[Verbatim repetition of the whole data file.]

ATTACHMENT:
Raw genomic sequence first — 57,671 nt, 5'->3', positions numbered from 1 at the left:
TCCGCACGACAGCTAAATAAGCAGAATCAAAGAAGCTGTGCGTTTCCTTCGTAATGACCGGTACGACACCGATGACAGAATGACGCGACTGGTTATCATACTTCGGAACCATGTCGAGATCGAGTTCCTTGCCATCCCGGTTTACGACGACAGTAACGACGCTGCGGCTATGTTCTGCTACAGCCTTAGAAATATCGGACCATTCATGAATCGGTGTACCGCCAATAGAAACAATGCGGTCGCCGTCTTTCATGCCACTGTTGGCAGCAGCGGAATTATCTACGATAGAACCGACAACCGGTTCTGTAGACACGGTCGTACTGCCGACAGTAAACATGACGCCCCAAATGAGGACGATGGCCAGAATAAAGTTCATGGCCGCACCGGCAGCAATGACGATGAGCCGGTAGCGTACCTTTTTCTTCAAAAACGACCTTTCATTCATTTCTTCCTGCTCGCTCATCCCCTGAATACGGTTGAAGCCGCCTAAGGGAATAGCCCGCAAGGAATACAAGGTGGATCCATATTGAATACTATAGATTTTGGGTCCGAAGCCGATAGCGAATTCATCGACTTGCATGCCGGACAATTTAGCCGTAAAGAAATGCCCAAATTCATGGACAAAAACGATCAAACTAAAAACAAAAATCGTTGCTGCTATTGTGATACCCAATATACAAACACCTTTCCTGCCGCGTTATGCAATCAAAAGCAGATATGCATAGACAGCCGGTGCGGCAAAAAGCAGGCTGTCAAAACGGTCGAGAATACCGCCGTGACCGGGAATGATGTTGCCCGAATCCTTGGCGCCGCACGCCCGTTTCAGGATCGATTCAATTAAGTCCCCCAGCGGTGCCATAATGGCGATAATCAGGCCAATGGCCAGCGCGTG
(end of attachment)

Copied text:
Raw genomic sequence first — 57,671 nt, 5'->3', positions numbered from 1 at the left:
TCCGCACGACAGCTAAATAAGCAGAATCAAAGAAGCTGTGCGTTTCCTTCGTAATGACCGGTACGACACCGATGACAGAATGACGCGACTGGTTATCATACTTCGGAACCATGTCGAGATCGAGTTCCTTGCCATCCCGGTTTACGACGACAGTAACGACGCTGCGGCTATGTTCTGCTACAGCCTTAGAAATATCGGACCATTCATGAATCGGTGTACCGCCAATAGAAACAATGCGGTCGCCGTCTTTCATGCCACTGTTGGCAGCAGCGGAATTATCTACGATAGAACCGACAACCGGTTCTGTAGACACGGTCGTACTGCCGACAGTAAACATGACGCCCCAAATGAGGACGATGGCCAGAATAAAGTTCATGGCCGCACCGGCAGCAATGACGATGAGCCGGTAGCGTACCTTTTTCTTCAAAAACGACCTTTCATTCATTTCTTCCTGCTCGCTCATCCCCTGAATACGGTTGAAGCCGCCTAAGGGAATAGCCCGCAAGGAATACAAGGTGGATCCATATTGAATACTATAGATTTTGGGTCCGAAGCCGATAGCGAATTCATCGACTTGCATGCCGGACAATTTAGCCGTAAAGAAATGCCCAAATTCATGGACAAAAACGATCAAACTAAAAACAAAAATCGTTGCTGCTATTGTGATACCCAATATACAAACACCTTTCCTGCCGCGTTATGCAATCAAAAGCAGATATGCATAGACAGCCGGTGCGGCAAAAAGCAGGCTGTCAAAACGGTCGAGAATACCGCCGTGACCGGGAATGATGTTGCCCGAATCCTTGGCGCCGCACGCCCGTTTCAGGATCGATTCAATTAAGTCCCCCAGCGGTGCCATAATGGCGATAATCAGGCCAATGGCCAGCGCGTG